11 June 2009

More Summer Reading: It's a Sequel!

First, an update: when I finished reading Tedd Arnold's Magdalena Catalina Hoopensteiner Wallendiner Hogan Logan Bogan Was Her Name in Curious Girl's kindergarten class yesterday, they said, "We have to do something for you," and Fabulous Teacher sent CG over to pick up the Very! Special! Project! they had made for me: a Thank You Susan book, for which every child had written a sentence and drawn a picture. "You're a good friend," wrote one boy, and "I love you," said another child (who then came up to me and said, "I love you because you're like a mother to me.") I got hugs, and many of them wanted to explain their drawings to me. They also gave me a gift card to Big Bookstore, but it's the Thank You book that I'll be treasuring for a while. Reading to kindergarteners is a great gig.

Today is the last day of school, a little half-day (during which CG's kindergarten class is going to lead the school in singing the German State Song, something she's very proud of). She'll have a mix of summer camps and family time this summer, and I'm feeling alternately stressed and relaxed about the rest of the summer (note to the world: we professors do not "have the summer off," and even if my professorial side did, my administrative work continues apace. May and June are crunch time in my office, and next year I'll be better prepared for that). All of which is to say that a book like The Double-Daring Book for Girls is just my speed at the moment. The sequel to The Daring Book for Girls (which I reviewed for Mother Talk) is similarly formatted--lots of short activities/information for girls, on everything from stargazing to how to make a scarecrow, how to throw and catch a football, how to whittle. Mel invited the Mother Talk bloggers to participate in a virtual book shower for the sequel, and invited us all to double dare our readers about something in the book. She challenged her Brownie troop to see who could tie a sarong the fastest.

I looked through the book for activities I'd want to do. There are plenty (stargaze, make a lava lamp, do lanyards (which I learned are called scoubidou by some people), calligraphy. But I'm really drawn to the more encylopedic sections of the book. I love the list of collective nouns* for animals (a rhumba of rattlesnakes! a business of ferrets! an unkindness, or a conspiracy, of ravens!); I love the list of moons (January's Wolf Moon, July's Buck Moon or Thunder Moon). The randomness of these sorts of entries makes the world seem so captivating, and I love just flipping pages.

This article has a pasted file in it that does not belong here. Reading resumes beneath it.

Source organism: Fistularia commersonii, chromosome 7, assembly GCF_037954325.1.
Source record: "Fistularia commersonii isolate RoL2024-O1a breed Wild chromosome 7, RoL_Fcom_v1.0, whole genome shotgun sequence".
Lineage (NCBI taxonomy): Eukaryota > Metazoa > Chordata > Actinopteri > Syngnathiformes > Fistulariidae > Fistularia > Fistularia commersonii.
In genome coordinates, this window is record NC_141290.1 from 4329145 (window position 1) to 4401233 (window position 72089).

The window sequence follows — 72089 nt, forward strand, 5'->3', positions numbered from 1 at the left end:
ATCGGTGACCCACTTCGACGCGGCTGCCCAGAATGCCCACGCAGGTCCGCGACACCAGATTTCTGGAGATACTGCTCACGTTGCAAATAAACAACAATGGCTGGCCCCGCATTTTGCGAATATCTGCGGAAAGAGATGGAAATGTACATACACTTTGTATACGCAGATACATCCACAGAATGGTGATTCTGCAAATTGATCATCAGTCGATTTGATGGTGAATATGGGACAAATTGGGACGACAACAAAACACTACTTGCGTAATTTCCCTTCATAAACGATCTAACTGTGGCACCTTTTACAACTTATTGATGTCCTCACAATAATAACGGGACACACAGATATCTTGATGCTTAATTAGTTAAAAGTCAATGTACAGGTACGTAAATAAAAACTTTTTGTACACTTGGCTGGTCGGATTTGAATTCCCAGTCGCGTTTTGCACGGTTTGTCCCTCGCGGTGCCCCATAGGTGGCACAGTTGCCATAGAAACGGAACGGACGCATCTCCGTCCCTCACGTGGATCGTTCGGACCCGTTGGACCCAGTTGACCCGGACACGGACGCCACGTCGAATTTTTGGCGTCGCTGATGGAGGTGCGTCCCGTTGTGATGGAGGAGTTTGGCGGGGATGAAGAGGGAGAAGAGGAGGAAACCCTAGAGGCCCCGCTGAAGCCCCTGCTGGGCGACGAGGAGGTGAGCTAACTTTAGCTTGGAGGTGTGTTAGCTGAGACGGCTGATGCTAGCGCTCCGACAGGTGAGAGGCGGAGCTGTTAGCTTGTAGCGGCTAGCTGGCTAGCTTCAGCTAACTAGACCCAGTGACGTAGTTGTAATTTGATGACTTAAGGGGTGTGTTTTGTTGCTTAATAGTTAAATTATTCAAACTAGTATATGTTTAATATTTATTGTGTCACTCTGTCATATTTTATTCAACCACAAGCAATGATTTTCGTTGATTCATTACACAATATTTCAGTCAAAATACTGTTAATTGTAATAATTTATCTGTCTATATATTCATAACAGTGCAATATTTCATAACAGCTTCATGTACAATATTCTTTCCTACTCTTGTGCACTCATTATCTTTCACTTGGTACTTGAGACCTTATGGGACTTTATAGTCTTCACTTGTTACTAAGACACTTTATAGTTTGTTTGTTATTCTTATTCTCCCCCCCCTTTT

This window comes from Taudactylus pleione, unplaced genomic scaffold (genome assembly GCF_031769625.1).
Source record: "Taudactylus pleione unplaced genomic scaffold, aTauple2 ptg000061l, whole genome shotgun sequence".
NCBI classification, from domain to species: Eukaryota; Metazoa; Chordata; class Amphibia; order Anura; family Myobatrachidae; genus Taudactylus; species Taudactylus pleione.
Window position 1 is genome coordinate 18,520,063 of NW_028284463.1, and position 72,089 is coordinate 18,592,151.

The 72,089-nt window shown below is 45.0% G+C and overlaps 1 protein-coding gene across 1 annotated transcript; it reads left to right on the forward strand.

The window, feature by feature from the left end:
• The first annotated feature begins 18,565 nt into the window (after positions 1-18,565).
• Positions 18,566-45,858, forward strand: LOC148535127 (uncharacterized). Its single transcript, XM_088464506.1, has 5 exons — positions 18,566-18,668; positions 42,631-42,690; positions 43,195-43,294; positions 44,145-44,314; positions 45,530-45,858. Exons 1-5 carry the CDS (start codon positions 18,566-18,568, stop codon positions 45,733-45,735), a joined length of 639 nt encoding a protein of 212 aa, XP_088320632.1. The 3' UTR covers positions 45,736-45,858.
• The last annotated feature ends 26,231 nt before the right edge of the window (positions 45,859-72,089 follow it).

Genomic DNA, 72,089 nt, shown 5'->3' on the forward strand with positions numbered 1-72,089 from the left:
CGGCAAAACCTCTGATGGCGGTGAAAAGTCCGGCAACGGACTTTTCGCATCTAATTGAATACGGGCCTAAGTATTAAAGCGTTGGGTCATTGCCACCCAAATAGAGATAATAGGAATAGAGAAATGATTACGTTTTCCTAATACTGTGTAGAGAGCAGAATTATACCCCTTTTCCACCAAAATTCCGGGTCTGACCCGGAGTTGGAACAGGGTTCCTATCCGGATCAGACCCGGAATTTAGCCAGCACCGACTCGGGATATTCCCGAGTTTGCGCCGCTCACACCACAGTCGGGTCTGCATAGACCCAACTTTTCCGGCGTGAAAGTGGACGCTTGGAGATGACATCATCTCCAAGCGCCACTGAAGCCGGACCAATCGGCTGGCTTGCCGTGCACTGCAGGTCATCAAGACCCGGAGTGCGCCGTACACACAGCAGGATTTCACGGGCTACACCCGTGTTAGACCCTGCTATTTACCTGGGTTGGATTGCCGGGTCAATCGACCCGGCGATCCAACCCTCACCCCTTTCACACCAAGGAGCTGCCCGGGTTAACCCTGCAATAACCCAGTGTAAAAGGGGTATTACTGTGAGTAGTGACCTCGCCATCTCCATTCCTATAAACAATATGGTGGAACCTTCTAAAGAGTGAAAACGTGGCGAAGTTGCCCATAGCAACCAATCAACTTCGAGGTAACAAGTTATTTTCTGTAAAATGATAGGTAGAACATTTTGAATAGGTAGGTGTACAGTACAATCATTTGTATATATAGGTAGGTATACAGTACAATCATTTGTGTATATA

There's a section on slumber party games that includes "This is a What?" I know that game as "This is a Spoon," and I think of it as a rainy day game--I learned it as a thing to do on a rainy summer afternoon at a cottage on Georgian Bay. Sit around a table, or in a circle, and the leader holds up a spoon, passes it to the right, with the following dialogue:
  • Giver: This is a spoon.
  • Receiver: A what?
  • Giver: A spoon.
  • Receiver: A what?
  • Giver: A spoon
  • Receiver: Oh, a spoon!
Then the receiver turns to their right, and starts the dialogue again.

Seems pretty simple and not too interesting, yes? Well, the leader gets one object going, and then starts another object moving around in the other direction (or you can have two people start simultaneously). pretty soon people will be playing roles of both giver and receiver, flipping heads around to keep the dialogue going. It's very, very funny. Give it a try.

So what's your favorite rainy day game?

*The OED says that an unkindness of ravens is obsolete (last citation was 1486); it doesn't list the rattlesnake sense of rhumba.


Songbird said...

An obsolete unkindness of ravens, I love it. And I love the stories of your time at kindergarten. Enjoy First Grade! (That was my favorite reading in class age. They read to me!!)

Suze said...

I've heard an 'unkindness of ravens' many times - but maybe that was in conversations with people about collective nouns (especially the English, who tend to enjoy that kind of conversation). So I don't think of it as at all obsolete.

Ms Jewl said...

Isn't it a 'murder of crows' or something like that? I love books you can just flip through for random facts. The Book of Lists was always a favorite of mine.